- November 4, 2016
Corporations could learn a lot from Ismael Hernandez.
Many companies have embraced corporate giving to help less-fortunate people, but the donations aren't improving their lot. Despite the best intentions, Hernandez says, many corporate donors and charities are perpetuating poverty by giving stuff away.
Companies bankroll free food, school supplies, furniture and all sorts of handouts that keep people in poverty. Instead, Hernandez says, these charities should help poor people become more self-reliant so they can lift themselves out of their situation in life.
Hernandez is in a position to know. The executive director of The Freedom & Virtue Institute in Fort Myers, Hernandez grew up poor in a communist household in Puerto Rico and later became a Jesuit seminarian.
Disillusioned with the communist propaganda (his father was a Marxist and founder of Puerto Rico's Socialist Party), Hernandez now espouses the ideas of limited government and individual liberty. With decades of experience helping inner-city poor people, Hernandez teaches churches and other community organizations to promote personal responsibility and economic initiative. “The entrepreneur has always been vilified, but the man of business is showing us the way,” Hernandez says.
Hernandez acknowledges his views haven't exactly been welcomed in some circles, even by some in the Catholic Church for whom he worked for years, he says. But his ideas strike at the heart of what's wrong with charitable giving today. “We feel sorry and give things, and it makes us feel good,” Hernandez says. “When we give with the heart, we are perpetuating the problems we're trying to fix.”
Poverty is exacerbated because many charities depend on an ever-increasing population of poor people to justify their existence. These self-perpetuating organizations thrive on a combination of government grants, and they guilt successful people into giving more. “It's all a scheme to get to your pocket,” Hernandez says. “Poverty keeps their doors open.”
Instead, Hernandez says, entrepreneurs should be regarded as role models whose success should be celebrated. “You've fulfilled your duty by being the best entrepreneur you can be; make the best product you can and do it honestly,” Hernandez says. “Compassion is a voluntary exercise or it's a fraud by people who want power.” The proof is that poor people in capitalist countries are better off than the middle classes in nations that don't promote free enterprise, he says.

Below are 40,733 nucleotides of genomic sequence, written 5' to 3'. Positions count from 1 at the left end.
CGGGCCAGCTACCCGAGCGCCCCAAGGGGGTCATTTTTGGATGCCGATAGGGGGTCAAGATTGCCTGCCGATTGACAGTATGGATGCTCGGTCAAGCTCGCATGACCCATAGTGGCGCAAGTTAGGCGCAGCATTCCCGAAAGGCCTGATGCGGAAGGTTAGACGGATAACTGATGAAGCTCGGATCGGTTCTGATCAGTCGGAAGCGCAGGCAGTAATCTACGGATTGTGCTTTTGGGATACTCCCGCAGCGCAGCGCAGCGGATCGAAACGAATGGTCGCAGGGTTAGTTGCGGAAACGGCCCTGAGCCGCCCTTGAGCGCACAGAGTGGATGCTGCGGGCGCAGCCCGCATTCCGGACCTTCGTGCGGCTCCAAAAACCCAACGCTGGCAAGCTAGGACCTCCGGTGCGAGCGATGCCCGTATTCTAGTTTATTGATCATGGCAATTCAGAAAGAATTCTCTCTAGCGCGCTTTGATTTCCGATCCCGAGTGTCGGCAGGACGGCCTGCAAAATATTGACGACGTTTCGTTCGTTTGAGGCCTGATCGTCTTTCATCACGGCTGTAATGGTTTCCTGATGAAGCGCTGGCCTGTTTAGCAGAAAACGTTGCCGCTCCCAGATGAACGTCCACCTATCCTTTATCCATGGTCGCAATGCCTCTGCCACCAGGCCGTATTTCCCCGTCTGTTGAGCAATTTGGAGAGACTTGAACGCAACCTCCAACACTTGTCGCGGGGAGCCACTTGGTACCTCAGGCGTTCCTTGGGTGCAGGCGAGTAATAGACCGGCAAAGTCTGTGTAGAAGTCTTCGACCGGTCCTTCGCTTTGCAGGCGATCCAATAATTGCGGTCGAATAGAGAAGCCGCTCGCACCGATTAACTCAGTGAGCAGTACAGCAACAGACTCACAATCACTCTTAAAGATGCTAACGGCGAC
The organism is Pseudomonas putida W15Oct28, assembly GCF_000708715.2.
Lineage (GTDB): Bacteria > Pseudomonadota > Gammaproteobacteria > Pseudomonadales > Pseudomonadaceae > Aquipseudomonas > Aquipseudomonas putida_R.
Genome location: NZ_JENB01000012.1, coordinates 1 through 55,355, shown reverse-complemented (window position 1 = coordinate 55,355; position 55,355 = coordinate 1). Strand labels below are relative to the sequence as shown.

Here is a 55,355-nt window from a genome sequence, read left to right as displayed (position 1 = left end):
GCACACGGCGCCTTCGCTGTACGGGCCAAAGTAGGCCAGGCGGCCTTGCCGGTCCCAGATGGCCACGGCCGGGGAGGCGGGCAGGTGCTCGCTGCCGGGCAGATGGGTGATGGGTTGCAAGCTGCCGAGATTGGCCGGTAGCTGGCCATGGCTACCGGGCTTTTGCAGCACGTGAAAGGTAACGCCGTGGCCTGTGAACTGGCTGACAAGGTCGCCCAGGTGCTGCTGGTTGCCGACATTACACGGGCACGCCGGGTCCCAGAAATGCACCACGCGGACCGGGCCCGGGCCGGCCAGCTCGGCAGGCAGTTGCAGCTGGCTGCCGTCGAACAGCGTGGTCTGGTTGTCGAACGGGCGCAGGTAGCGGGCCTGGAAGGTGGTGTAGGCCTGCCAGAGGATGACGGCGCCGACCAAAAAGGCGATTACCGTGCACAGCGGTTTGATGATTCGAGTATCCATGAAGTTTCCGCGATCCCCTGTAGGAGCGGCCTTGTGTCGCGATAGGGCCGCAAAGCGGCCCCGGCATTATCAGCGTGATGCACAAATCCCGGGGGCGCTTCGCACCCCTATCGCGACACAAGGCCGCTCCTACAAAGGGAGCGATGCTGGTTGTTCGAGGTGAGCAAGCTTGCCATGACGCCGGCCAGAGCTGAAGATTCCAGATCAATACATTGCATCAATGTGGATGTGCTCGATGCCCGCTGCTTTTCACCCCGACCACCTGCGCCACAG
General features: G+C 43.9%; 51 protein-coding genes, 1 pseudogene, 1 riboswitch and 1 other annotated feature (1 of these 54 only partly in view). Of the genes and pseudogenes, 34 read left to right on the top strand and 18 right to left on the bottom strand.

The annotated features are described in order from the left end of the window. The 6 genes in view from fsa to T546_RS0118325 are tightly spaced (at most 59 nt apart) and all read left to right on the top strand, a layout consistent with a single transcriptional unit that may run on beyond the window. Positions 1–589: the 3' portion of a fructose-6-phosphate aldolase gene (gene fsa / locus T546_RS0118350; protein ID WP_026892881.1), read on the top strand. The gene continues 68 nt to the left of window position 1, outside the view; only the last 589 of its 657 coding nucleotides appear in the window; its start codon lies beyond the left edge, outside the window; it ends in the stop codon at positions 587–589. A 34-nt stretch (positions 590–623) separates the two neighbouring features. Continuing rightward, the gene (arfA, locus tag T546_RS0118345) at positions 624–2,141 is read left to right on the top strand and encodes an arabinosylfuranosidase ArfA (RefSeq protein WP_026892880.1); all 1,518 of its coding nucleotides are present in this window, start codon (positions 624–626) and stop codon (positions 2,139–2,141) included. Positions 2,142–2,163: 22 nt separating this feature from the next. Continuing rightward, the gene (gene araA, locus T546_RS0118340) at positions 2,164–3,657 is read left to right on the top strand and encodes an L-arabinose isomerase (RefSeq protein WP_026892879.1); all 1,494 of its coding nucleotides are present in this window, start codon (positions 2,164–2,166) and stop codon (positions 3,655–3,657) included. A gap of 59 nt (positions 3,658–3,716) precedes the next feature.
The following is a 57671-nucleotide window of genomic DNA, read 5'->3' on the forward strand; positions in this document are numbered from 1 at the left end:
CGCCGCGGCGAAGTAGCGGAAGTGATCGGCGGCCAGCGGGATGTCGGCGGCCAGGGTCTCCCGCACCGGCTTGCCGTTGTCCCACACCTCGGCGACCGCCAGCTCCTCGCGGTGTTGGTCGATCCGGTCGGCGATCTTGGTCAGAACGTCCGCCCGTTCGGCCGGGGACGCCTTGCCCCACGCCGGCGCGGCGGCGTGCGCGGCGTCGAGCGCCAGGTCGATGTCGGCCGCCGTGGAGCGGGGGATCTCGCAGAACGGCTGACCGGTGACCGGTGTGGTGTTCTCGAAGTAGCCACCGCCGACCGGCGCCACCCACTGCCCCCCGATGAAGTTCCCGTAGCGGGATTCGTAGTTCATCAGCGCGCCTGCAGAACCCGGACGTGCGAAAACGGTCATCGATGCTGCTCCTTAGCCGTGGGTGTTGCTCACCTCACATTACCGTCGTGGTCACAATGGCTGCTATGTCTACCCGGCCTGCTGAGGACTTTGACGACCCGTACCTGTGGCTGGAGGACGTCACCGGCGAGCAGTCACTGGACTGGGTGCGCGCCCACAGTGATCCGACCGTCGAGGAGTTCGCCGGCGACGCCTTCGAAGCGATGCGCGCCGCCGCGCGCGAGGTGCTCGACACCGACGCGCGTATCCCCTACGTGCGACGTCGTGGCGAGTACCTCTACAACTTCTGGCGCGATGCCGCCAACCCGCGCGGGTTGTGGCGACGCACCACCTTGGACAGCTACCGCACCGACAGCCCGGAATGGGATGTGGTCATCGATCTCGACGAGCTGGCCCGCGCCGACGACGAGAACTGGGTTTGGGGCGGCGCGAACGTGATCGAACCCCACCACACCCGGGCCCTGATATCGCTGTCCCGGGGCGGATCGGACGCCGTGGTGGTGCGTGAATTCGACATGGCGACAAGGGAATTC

Hernandez' message resonates with entrepreneurs. The institute is backed by entrepreneurs such as residential developer David Lucas and technology startup founder John Gamba Jr.
“We need to challenge the system of dependency,” Hernandez says. For example, Hernandez' institute created a program called the Self Reliance Club, which helps school-aged students work toward buying their own school supplies. They earn money working at school and the community and open a savings account. In partnership with local merchants, children get a store card for the money they can use to buy school supplies.
Instead of lining up for free school supplies in the fall, students earn them by working. “You know how much better you feel about yourself?” Hernandez smiles.
Better ways to give
•Develop a corporate vision for giving that fits with your business mission.
•Recipients of your help should be expected to do something to earn your gift.
•Make sure you're not duplicating efforts.
•Communicate the values that are important in your business, such as self-reliance and hard work. Engage in activities that help people pull themselves out of poverty.
•Be wary of organizations that accept government grants because they promote a culture of dependency. Hernandez, whose own organization does not accept any government money, calls these organizations “grant groupies.”
•Once you've articulated your vision, develop a set of criteria that charities must meet. “Everyone talks the talk, but examine what they actually do,” Hernandez says.
•Ask yourself: What talents do you have to offer? You may have talents that could help young entrepreneurs lift their families out of poverty.